Global Markets Overreact Once Again



China’s stock market opened the year with a bang, and not the good kind. The Shanghai stock index plunged 7 percent, triggering a global selloff in equity markets as investors again fretted about the health of the world’s second largest economy. The catalyst, once again, was investors’ focus on China’s waning manufacturing sector, which showed another month of softer activity. That focus continues to suffer from myopia.

For one thing, the market reaction ignores signs of relatively robust health in services. Services have been the main driver of China’s growth for three consecutive years, raising their share of GDP to over half compared to about a third of GDP for manufacturing.  In the latest selloff, market commentators reacted to the fifth consecutive monthly reading of less than 50 for the manufacturing in the Purchasing Managers’ Index (PMI) published by the National Bureau of Statistics and a similarly below 50 reading from Caixin, signaling slowing growth, but ignored the 54.4 point reading for services in the NSB index, the highest since October 2014.  The manufacturing PMI didn’t tell us anything that was not already readily apparent—that actual manufacturing growth has slowed in 18 out of the last 19 quarters.  In short, markets overreacted to what in effect was very old news.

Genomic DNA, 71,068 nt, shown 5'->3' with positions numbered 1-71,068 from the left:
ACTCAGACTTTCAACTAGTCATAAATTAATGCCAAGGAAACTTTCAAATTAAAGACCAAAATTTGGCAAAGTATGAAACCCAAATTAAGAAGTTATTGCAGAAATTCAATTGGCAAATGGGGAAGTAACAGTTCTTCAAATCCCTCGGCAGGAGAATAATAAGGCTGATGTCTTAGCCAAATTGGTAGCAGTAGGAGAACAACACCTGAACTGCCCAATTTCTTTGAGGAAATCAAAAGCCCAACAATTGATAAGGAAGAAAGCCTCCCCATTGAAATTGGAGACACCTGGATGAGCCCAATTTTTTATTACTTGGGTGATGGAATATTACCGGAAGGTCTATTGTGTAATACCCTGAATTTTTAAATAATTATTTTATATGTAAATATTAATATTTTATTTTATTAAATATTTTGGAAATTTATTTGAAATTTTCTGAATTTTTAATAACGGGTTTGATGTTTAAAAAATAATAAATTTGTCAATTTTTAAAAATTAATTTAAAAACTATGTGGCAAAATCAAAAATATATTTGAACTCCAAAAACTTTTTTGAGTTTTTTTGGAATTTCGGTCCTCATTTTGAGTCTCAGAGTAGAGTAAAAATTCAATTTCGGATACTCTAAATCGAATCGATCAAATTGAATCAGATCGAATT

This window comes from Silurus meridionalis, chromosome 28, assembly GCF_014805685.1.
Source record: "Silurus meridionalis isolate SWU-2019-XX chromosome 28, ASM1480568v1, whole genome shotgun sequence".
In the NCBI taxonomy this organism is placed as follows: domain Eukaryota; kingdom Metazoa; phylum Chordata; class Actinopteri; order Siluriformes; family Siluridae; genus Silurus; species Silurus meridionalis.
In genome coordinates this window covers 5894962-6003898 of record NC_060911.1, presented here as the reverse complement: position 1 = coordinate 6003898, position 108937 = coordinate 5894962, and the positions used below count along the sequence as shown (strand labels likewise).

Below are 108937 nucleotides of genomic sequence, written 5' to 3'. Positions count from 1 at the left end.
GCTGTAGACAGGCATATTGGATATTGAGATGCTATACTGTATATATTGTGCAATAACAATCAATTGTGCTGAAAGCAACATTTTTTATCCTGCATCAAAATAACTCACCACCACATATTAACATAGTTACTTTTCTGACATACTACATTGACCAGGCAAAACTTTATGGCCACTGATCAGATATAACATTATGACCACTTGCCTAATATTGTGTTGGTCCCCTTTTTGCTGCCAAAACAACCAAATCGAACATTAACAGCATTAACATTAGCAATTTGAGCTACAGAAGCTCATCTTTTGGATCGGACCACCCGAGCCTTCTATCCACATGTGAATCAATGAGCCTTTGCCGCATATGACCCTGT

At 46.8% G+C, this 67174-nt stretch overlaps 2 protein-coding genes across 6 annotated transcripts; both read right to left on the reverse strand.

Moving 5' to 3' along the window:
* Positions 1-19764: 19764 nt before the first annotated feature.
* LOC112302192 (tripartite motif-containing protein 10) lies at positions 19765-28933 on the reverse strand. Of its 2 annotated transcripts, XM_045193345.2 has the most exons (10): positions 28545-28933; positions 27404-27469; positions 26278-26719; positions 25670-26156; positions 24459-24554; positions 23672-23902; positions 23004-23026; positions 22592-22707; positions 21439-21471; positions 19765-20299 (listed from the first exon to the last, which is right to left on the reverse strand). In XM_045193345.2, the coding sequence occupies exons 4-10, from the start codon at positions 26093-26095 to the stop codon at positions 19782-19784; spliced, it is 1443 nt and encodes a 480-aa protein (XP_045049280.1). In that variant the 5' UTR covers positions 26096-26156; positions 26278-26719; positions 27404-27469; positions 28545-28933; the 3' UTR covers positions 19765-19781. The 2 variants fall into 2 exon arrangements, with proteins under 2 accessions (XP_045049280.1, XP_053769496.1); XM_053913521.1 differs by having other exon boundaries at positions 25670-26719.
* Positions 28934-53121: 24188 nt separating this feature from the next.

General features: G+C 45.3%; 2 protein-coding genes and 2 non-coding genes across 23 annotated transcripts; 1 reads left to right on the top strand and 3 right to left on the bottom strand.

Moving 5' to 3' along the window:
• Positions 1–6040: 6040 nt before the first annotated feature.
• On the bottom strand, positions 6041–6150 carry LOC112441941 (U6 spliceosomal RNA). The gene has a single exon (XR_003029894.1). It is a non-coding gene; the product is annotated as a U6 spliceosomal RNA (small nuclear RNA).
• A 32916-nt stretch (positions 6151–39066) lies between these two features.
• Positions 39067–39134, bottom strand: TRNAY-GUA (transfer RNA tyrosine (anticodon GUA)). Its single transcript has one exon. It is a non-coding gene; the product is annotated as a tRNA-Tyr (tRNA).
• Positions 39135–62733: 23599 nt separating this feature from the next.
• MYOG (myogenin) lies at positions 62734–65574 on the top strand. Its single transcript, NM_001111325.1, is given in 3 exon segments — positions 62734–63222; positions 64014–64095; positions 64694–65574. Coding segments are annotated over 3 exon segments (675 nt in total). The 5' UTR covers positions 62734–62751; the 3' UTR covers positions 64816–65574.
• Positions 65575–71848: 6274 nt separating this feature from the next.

Foreign markets also overreacted to the Chinese mid-summer stock correction, which by late August saw a 43 percent price decline in the Shanghai composite index from its June 12 peak.  But this decline had little measurable effect on China’s real economy.  Third quarter GDP growth was down by a tenth of a percentage point compared to the first half. The services sector actually strengthened on the back of stronger private consumption expenditures, however.  The latter are determined by the growth of disposable income, which has been quite strong, and the moderation in China’s still sky high household saving rate.

Only six percent of Chinese households have direct exposure to Chinese equities. As a result, predictably, the wealth effect on private consumption expenditure has not been evident.  The same is likely to be the case if the latest market correction continues into the new year.

More From